top of page
  • Writer's pictureJonathan Ng, Esq.

The Basics of Real Estate Law


As an experienced real estate attorney, I know firsthand that real estate law encompasses a vast and intricate landscape that governs property ownership, utilization, and conveyance. It's crucial for property owners, investors, and professionals engaged in real estate transactions to have a firm grasp of the underlying principles. In this blog, I'll shed light on the fundamentals of real estate law, delving into the various property classifications, property rights, and the significance of staying well-versed in local and state regulations.


Types of Property


There are two primary categories of property:


Real property

Real property, also known as real estate, includes land and any permanent improvements attached to the land, such as buildings, structures, and fixtures. Real property can be further divided into residential, commercial, and industrial properties.


Personal property

Personal property refers to movable assets that are not permanently attached to land, such as furniture, vehicles, and personal possessions. Personal property can be tangible (physical objects) or intangible (e.g., intellectual property, stocks, and bonds).


Property Rights


Property rights are the legal rights that determine how an owner can use, control, and transfer their property. Some key property rights include:


  • Possession: The right to physically occupy and control the property.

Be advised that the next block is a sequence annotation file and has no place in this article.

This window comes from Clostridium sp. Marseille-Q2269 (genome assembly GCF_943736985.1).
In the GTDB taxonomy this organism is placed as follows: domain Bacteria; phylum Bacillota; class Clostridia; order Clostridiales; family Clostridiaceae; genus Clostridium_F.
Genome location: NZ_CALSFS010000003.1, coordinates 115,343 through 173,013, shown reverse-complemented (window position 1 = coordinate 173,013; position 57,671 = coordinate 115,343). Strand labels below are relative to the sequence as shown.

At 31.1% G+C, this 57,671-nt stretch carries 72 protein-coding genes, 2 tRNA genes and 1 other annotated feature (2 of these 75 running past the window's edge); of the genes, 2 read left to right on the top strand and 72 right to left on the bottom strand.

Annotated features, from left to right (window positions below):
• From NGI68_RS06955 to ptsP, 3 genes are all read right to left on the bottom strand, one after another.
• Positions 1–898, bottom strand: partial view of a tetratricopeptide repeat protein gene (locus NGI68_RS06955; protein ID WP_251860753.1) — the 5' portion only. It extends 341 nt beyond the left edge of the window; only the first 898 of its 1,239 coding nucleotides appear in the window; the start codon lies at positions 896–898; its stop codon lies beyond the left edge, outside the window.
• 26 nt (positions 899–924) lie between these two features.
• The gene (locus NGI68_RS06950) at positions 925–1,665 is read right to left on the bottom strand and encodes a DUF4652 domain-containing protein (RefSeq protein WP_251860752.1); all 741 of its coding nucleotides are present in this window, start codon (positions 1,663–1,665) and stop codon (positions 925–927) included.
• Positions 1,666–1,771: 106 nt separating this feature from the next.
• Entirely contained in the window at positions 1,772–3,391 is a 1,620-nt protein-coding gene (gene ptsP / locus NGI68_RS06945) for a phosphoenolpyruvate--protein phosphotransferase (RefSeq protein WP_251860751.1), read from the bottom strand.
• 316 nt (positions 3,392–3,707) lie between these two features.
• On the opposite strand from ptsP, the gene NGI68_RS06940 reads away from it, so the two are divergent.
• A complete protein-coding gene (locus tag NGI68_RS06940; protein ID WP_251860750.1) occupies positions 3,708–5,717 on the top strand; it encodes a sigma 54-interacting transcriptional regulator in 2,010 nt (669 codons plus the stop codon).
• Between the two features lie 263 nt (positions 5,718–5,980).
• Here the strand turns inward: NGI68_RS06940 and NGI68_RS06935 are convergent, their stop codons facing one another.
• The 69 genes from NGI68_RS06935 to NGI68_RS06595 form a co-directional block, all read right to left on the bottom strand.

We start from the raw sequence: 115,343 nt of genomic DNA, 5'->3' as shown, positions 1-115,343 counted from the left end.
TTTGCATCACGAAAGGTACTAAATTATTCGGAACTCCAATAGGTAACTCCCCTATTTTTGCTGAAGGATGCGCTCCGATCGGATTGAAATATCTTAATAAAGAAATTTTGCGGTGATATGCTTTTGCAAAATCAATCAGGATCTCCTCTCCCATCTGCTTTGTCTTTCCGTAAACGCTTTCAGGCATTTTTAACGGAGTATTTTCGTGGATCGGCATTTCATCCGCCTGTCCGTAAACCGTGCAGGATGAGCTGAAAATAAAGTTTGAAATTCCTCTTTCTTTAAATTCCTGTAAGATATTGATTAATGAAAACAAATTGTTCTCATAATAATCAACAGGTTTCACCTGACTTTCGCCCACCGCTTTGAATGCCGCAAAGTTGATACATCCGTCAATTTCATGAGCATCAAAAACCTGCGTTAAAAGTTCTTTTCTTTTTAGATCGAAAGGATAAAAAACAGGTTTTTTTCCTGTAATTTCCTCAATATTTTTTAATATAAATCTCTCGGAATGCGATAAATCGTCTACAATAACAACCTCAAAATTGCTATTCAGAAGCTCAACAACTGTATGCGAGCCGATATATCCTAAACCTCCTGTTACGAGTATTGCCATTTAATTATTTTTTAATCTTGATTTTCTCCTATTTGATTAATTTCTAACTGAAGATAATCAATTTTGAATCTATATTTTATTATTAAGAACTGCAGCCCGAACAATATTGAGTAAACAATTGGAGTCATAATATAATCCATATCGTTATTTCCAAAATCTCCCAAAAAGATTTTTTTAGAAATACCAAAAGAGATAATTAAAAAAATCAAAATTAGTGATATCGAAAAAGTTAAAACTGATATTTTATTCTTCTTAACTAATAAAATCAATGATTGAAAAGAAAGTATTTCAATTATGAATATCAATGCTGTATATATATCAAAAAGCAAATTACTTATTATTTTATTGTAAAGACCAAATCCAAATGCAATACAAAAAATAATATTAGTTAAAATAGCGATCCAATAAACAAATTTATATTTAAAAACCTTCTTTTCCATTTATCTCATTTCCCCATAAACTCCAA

• Use and enjoyment: The right to use the property as the owner sees fit, within the confines of the law.

  • Exclusion: The right to prevent others from entering or using the property without the owner's permission.

  • Transfer: The right to sell, lease, or bequeath the property to others.

  • Understanding Local and State Regulations


State and local laws and regulations primarily govern real estate law. It's essential to familiarize yourself with these rules, as they can significantly impact property ownership, use, and transfer. Some important aspects to consider include the following:


  • Zoning and land use regulations: These rules determine how a property can be used and developed based on its designated zoning classification (e.g., residential, commercial, or industrial).

  • Building codes and permits: Local building codes set standards for building construction, maintenance, and safety. Property owners often need to obtain permits for new construction or significant renovations.

  • Property taxes: Property taxes are imposed by local governments and are based on the property's assessed value. Tax rates and assessment methods can vary depending on the jurisdiction.

  • Environmental regulations: State and federal environmental laws can impact property use and development, particularly if the property contains wetlands, endangered species habitat, or contaminated soil or groundwater.

  • Real estate transaction laws: State laws regulate various aspects of real estate transactions, such as required disclosures, purchase agreements, and title insurance.


Conclusion


Understanding the fundamentals of real estate law is crucial for property owners, investors, and real estate professionals to protect their interests and make informed decisions. Familiarize yourself with the different property types, property rights, and the relevant local and state regulations governing real estate transactions. Feel free to contact me for a free consultation to learn more.

28 views0 comments

Recent Posts

See All

Comments


bottom of page